get pulled in

Asha and I have been watching Community. I've seen it before, but it's the first time for her.

One thing I love about the show is that it really rewards viewers who allow themselves to get pulled it. The series has a number of episodes that are a little bit silly: a stop motion animated Christmas episode, a bottle episode that knows it's a bottle episode, a paintball shootout with a post-apocalyptic feel, and so on.

It's easy to start watching these episodes and pull back. What's made watching the show with Asha so fun is that we do just the opposite: submit to the story and the fun that comes along with it. The more you let yourself inhabit the universe, the more enjoyable it is.

Go on, let go, and get pulled in.

the origins of the attention war

Remember that off-hand reference to "a short phone call with my dad" where I helped him "think through a valuable piece he's working on"?

Well, that piece is out today in Quartz here.

The article identifies how some early national security funding was crucial to the early development of Google and Silicon Valley. It's a smart, well-researched piece that concludes in this way:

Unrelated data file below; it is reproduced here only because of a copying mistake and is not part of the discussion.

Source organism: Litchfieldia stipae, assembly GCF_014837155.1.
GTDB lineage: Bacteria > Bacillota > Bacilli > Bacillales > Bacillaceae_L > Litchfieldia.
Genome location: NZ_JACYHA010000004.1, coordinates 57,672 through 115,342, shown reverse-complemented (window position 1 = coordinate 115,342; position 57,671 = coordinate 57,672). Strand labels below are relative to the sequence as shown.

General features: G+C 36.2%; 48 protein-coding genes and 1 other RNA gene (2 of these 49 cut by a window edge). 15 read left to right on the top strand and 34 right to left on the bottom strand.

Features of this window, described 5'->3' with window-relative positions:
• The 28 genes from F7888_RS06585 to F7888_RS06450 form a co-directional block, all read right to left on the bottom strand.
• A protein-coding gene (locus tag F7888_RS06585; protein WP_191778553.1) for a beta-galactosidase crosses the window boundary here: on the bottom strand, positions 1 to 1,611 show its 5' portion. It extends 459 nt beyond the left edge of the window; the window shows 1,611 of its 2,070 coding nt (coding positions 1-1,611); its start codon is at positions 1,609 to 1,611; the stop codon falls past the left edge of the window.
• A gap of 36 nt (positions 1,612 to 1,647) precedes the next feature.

[T]he collaboration between the intelligence community and big, commercial science and tech companies has been wildly successful. When national security agencies need to identify and track people and groups, they know where to turn – and do so frequently. That was the goal in the beginning. It has succeeded perhaps more than anyone could have imagined at the time.

Earlier this week, I wrote about why I think the "attention war" is a better framework than the "attention economy."

As the Quartz piece demonstrates, the origin of Silicon Valley (and, as a result, the actors in our attention war), is intricately connected to our war machinery by way of the mass surveillance state. As a result, I'm doubling down on this idea of the attention war.